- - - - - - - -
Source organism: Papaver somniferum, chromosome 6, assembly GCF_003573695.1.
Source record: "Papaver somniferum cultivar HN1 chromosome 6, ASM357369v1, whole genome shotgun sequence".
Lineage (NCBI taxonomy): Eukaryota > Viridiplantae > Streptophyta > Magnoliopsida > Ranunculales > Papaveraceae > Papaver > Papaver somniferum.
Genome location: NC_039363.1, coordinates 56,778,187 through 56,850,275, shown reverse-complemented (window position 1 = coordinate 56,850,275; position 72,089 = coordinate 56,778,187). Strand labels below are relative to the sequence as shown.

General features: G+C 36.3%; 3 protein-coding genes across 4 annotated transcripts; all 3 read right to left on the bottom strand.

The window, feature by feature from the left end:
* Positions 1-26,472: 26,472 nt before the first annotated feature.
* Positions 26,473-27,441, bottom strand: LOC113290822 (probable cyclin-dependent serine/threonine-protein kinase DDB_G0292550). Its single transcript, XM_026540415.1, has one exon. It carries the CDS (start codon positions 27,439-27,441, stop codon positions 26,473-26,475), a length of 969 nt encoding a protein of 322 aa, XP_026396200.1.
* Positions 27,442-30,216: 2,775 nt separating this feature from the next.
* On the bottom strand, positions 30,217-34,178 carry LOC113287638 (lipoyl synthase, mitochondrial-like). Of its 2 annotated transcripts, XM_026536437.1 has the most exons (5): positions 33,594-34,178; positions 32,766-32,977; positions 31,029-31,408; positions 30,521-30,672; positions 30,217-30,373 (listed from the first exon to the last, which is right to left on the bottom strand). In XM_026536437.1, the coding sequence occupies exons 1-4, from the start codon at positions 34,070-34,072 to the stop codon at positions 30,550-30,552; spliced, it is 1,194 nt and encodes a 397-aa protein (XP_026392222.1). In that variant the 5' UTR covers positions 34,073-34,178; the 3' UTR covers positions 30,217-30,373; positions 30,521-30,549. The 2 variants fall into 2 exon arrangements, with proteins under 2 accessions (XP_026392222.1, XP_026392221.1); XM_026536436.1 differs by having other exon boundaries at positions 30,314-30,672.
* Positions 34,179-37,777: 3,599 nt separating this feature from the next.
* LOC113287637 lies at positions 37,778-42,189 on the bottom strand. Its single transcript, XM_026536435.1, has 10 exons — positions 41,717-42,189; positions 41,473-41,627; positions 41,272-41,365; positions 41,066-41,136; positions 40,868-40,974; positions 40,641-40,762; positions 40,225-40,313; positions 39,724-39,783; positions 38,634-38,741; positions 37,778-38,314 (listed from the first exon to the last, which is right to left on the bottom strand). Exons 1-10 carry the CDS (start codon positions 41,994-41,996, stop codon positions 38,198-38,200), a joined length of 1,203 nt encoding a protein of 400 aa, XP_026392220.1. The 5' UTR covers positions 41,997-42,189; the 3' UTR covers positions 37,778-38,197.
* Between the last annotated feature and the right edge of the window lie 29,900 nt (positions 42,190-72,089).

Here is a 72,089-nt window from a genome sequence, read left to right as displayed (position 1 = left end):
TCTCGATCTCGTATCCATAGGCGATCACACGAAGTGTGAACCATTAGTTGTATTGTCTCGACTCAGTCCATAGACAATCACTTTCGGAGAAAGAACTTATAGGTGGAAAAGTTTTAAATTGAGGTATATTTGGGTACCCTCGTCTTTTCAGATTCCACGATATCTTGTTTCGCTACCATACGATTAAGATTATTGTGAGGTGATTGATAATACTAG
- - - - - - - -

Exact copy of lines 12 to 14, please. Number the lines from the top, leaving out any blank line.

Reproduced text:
* LOC113287637 lies at positions 37,778-42,189 on the bottom strand. Its single transcript, XM_026536435.1, has 10 exons — positions 41,717-42,189; positions 41,473-41,627; positions 41,272-41,365; positions 41,066-41,136; positions 40,868-40,974; positions 40,641-40,762; positions 40,225-40,313; positions 39,724-39,783; positions 38,634-38,741; positions 37,778-38,314 (listed from the first exon to the last, which is right to left on the bottom strand). Exons 1-10 carry the CDS (start codon positions 41,994-41,996, stop codon positions 38,198-38,200), a joined length of 1,203 nt encoding a protein of 400 aa, XP_026392220.1. The 5' UTR covers positions 41,997-42,189; the 3' UTR covers positions 37,778-38,197.
* Between the last annotated feature and the right edge of the window lie 29,900 nt (positions 42,190-72,089).

Here is a 72,089-nt window from a genome sequence, read left to right as displayed (position 1 = left end):